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Rises in Motor Insurance Costs Attributed to a Growth in Personal Injury Claims

Monday, 16 January 2012

Motorists in the U.K. are likely to face a 40% increase in their insurance premiums this year, as the number of people claiming personal injury compensation continues to soar. This is despite recent Department for Transport figures which show that the number of people killed or injured on Britain's roads over the past decade has dropped by almost a third.

Recent trends in personal injury and compensation claims

In evidence presented to the Transport Select Committee, EMB, a leading actuarial consultancy, revealed the full extent of recent trends in personal injury and compensation claims.

Their report, which analysed data from the vast majority of U.K. insurers, highlighted the need for the insurance industry to tackle rising fraud, which the EMB claims "remains the major factor in motor insurance price rises".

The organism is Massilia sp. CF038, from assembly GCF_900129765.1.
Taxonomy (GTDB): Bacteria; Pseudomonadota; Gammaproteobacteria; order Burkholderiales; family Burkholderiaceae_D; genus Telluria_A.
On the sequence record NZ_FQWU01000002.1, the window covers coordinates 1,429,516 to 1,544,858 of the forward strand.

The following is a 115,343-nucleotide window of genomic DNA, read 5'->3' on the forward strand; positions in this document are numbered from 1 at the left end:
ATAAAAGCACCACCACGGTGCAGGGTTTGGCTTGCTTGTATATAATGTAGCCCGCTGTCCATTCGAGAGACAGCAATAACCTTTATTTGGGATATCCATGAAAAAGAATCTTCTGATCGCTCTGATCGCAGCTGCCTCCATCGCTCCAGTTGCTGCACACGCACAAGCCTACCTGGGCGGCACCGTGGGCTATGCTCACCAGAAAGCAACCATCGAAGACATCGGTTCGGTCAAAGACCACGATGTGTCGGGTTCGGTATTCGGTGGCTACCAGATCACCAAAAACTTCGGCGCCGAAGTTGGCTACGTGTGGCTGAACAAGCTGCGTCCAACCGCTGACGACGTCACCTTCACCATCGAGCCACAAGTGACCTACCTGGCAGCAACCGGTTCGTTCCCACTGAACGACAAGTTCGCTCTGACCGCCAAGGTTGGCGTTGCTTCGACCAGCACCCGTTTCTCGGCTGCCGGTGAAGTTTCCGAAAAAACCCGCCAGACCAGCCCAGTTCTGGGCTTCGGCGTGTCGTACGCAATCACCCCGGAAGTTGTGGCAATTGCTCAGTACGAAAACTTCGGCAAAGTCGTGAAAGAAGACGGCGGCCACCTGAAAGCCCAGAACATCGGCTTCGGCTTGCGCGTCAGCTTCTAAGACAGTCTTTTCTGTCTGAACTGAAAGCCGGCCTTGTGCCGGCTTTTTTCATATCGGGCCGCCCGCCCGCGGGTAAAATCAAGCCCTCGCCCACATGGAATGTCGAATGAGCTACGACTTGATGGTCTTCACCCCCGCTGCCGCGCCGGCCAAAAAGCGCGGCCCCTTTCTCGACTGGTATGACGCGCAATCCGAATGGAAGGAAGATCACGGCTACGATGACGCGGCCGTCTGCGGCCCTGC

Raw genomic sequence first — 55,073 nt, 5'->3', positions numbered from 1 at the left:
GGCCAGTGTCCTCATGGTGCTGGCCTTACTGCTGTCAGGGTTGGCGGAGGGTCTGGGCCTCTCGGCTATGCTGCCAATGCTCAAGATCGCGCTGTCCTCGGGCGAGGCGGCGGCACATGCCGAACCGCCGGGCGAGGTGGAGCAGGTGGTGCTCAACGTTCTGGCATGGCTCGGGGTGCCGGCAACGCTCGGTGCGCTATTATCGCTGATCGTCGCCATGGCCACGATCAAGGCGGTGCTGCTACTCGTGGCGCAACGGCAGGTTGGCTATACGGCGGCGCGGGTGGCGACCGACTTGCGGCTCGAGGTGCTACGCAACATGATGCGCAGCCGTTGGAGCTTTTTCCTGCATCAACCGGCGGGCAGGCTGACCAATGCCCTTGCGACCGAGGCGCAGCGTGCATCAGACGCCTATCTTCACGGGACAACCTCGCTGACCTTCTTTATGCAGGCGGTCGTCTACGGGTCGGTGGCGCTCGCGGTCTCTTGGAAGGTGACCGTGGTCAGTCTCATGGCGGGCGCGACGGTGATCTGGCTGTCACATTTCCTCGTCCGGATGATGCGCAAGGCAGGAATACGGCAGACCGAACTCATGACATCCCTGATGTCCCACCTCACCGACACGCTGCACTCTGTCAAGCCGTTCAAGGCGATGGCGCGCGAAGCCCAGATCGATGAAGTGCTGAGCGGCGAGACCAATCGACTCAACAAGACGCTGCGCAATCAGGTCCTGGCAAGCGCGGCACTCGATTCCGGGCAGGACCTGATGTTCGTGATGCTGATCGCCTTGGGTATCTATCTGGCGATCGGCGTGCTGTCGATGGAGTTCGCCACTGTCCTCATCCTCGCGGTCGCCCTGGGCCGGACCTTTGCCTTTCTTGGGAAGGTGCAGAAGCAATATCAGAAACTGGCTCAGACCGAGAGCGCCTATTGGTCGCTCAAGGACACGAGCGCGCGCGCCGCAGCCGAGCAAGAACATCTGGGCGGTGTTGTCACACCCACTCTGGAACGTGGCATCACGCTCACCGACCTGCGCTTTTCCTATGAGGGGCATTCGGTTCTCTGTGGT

The role played by Accident Management Companies

The report places Accident Management companies at the route of the problem. It is claimed that these companies are often tipped off by garages with which they have agreements in place. Subsequently the accident management company will take on the claim and bill the insurance company for an array of expenses such as doctor's fees, car-hire or compensation before adding on their own substantial fees.

One telling statistic to arise from the report shows that 20% of all UK motor insurance claim costs in 1990 were attributed to personal injury claims, whereas in 2010 the figure stands at nearer to 50%, leading the EMB to describe personal injury claims as "the biggest single factor in driving the increase in insurance premiums".

Personal Injury solicitors blame the insurance companies

In response to the EMB's allusion that tenuous compensation claims are heavily responsible for the rise in premiums, the Association of Personal Injury Solicitors vice-president David Butt switched the focus of blame onto insurance companies themselves by stating that:

"The vast majority of motor claims are now dealt with through a new process, introduced by the Government, which imposes fixed costs on the parties, so legal costs in these claims are lower now than they have been for years.

"The insurers should look closer to home for the answer, in the growing trend for them to pursue people who have been involved in accidents with their own policyholders"

Mr Butt was referring to the identified practice of insurance companies seeking to nullify the no-claims bonus of their own policy holders.